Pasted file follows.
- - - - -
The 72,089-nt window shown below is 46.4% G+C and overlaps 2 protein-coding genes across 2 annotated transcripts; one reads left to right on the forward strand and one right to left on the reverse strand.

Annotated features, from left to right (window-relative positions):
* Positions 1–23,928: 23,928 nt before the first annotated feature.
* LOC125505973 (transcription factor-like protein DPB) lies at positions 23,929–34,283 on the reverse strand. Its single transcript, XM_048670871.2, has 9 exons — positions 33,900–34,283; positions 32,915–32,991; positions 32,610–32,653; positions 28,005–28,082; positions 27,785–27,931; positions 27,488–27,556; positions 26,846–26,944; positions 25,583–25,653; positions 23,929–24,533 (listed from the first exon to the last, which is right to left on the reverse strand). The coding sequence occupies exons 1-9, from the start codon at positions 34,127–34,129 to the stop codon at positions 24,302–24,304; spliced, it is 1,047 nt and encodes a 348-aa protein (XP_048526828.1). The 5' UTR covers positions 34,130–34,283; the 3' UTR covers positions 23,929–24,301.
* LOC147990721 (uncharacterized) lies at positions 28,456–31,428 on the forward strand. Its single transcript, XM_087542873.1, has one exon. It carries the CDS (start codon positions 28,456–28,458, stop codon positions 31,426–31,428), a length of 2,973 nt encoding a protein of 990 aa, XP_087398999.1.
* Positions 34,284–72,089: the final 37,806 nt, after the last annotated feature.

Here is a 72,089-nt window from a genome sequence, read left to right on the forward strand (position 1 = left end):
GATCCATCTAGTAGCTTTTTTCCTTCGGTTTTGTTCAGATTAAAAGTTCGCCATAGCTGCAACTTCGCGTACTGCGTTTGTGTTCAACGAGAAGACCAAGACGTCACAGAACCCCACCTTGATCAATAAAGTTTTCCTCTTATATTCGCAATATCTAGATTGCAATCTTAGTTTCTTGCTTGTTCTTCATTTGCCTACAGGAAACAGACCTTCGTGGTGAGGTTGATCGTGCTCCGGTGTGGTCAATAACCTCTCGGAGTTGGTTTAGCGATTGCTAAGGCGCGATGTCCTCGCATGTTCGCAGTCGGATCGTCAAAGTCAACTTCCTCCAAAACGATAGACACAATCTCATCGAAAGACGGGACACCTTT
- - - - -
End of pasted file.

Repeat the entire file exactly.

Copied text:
The 72,089-nt window shown below is 46.4% G+C and overlaps 2 protein-coding genes across 2 annotated transcripts; one reads left to right on the forward strand and one right to left on the reverse strand.

Annotated features, from left to right (window-relative positions):
* Positions 1–23,928: 23,928 nt before the first annotated feature.
* LOC125505973 (transcription factor-like protein DPB) lies at positions 23,929–34,283 on the reverse strand. Its single transcript, XM_048670871.2, has 9 exons — positions 33,900–34,283; positions 32,915–32,991; positions 32,610–32,653; positions 28,005–28,082; positions 27,785–27,931; positions 27,488–27,556; positions 26,846–26,944; positions 25,583–25,653; positions 23,929–24,533 (listed from the first exon to the last, which is right to left on the reverse strand). The coding sequence occupies exons 1-9, from the start codon at positions 34,127–34,129 to the stop codon at positions 24,302–24,304; spliced, it is 1,047 nt and encodes a 348-aa protein (XP_048526828.1). The 5' UTR covers positions 34,130–34,283; the 3' UTR covers positions 23,929–24,301.
* LOC147990721 (uncharacterized) lies at positions 28,456–31,428 on the forward strand. Its single transcript, XM_087542873.1, has one exon. It carries the CDS (start codon positions 28,456–28,458, stop codon positions 31,426–31,428), a length of 2,973 nt encoding a protein of 990 aa, XP_087398999.1.
* Positions 34,284–72,089: the final 37,806 nt, after the last annotated feature.

Here is a 72,089-nt window from a genome sequence, read left to right on the forward strand (position 1 = left end):
GATCCATCTAGTAGCTTTTTTCCTTCGGTTTTGTTCAGATTAAAAGTTCGCCATAGCTGCAACTTCGCGTACTGCGTTTGTGTTCAACGAGAAGACCAAGACGTCACAGAACCCCACCTTGATCAATAAAGTTTTCCTCTTATATTCGCAATATCTAGATTGCAATCTTAGTTTCTTGCTTGTTCTTCATTTGCCTACAGGAAACAGACCTTCGTGGTGAGGTTGATCGTGCTCCGGTGTGGTCAATAACCTCTCGGAGTTGGTTTAGCGATTGCTAAGGCGCGATGTCCTCGCATGTTCGCAGTCGGATCGTCAAAGTCAACTTCCTCCAAAACGATAGACACAATCTCATCGAAAGACGGGACACCTTT